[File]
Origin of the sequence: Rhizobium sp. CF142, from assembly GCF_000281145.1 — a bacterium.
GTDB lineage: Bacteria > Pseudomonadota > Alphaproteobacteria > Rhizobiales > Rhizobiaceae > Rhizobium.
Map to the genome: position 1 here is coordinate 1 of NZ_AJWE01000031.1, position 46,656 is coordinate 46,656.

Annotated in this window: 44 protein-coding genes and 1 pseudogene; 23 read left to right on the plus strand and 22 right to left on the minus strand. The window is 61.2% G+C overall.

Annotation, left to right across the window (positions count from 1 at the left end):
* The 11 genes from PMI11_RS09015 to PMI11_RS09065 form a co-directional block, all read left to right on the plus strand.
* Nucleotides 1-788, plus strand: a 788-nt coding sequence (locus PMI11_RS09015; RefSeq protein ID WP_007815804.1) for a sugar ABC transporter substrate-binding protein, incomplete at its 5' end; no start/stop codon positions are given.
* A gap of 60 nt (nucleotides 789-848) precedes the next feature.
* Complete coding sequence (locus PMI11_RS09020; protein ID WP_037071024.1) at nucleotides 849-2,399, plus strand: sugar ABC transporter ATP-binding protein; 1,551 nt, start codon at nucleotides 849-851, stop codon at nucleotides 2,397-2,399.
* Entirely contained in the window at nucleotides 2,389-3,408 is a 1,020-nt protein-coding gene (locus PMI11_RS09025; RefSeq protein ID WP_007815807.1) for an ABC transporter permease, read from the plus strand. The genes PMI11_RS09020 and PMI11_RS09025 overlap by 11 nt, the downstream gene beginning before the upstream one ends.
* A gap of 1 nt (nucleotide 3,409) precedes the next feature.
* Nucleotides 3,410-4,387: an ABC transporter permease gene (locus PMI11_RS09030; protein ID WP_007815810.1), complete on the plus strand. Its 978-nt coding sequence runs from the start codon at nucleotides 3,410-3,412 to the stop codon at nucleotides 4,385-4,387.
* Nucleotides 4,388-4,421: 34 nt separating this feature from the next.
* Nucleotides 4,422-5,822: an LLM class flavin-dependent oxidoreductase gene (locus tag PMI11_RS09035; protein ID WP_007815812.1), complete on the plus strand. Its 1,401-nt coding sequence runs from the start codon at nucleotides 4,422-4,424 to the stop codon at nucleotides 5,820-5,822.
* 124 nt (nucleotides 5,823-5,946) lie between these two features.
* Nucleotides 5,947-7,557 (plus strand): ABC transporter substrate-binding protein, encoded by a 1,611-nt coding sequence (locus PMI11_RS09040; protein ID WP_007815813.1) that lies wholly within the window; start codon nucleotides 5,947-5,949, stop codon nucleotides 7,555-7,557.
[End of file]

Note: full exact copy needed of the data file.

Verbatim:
Origin of the sequence: Rhizobium sp. CF142, from assembly GCF_000281145.1 — a bacterium.
GTDB lineage: Bacteria > Pseudomonadota > Alphaproteobacteria > Rhizobiales > Rhizobiaceae > Rhizobium.
Map to the genome: position 1 here is coordinate 1 of NZ_AJWE01000031.1, position 46,656 is coordinate 46,656.

Annotated in this window: 44 protein-coding genes and 1 pseudogene; 23 read left to right on the plus strand and 22 right to left on the minus strand. The window is 61.2% G+C overall.

Annotation, left to right across the window (positions count from 1 at the left end):
* The 11 genes from PMI11_RS09015 to PMI11_RS09065 form a co-directional block, all read left to right on the plus strand.
* Nucleotides 1-788, plus strand: a 788-nt coding sequence (locus PMI11_RS09015; RefSeq protein ID WP_007815804.1) for a sugar ABC transporter substrate-binding protein, incomplete at its 5' end; no start/stop codon positions are given.
* A gap of 60 nt (nucleotides 789-848) precedes the next feature.
* Complete coding sequence (locus PMI11_RS09020; protein ID WP_037071024.1) at nucleotides 849-2,399, plus strand: sugar ABC transporter ATP-binding protein; 1,551 nt, start codon at nucleotides 849-851, stop codon at nucleotides 2,397-2,399.
* Entirely contained in the window at nucleotides 2,389-3,408 is a 1,020-nt protein-coding gene (locus PMI11_RS09025; RefSeq protein ID WP_007815807.1) for an ABC transporter permease, read from the plus strand. The genes PMI11_RS09020 and PMI11_RS09025 overlap by 11 nt, the downstream gene beginning before the upstream one ends.
* A gap of 1 nt (nucleotide 3,409) precedes the next feature.
* Nucleotides 3,410-4,387: an ABC transporter permease gene (locus PMI11_RS09030; protein ID WP_007815810.1), complete on the plus strand. Its 978-nt coding sequence runs from the start codon at nucleotides 3,410-3,412 to the stop codon at nucleotides 4,385-4,387.
* Nucleotides 4,388-4,421: 34 nt separating this feature from the next.
* Nucleotides 4,422-5,822: an LLM class flavin-dependent oxidoreductase gene (locus tag PMI11_RS09035; protein ID WP_007815812.1), complete on the plus strand. Its 1,401-nt coding sequence runs from the start codon at nucleotides 4,422-4,424 to the stop codon at nucleotides 5,820-5,822.
* 124 nt (nucleotides 5,823-5,946) lie between these two features.
* Nucleotides 5,947-7,557 (plus strand): ABC transporter substrate-binding protein, encoded by a 1,611-nt coding sequence (locus PMI11_RS09040; protein ID WP_007815813.1) that lies wholly within the window; start codon nucleotides 5,947-5,949, stop codon nucleotides 7,555-7,557.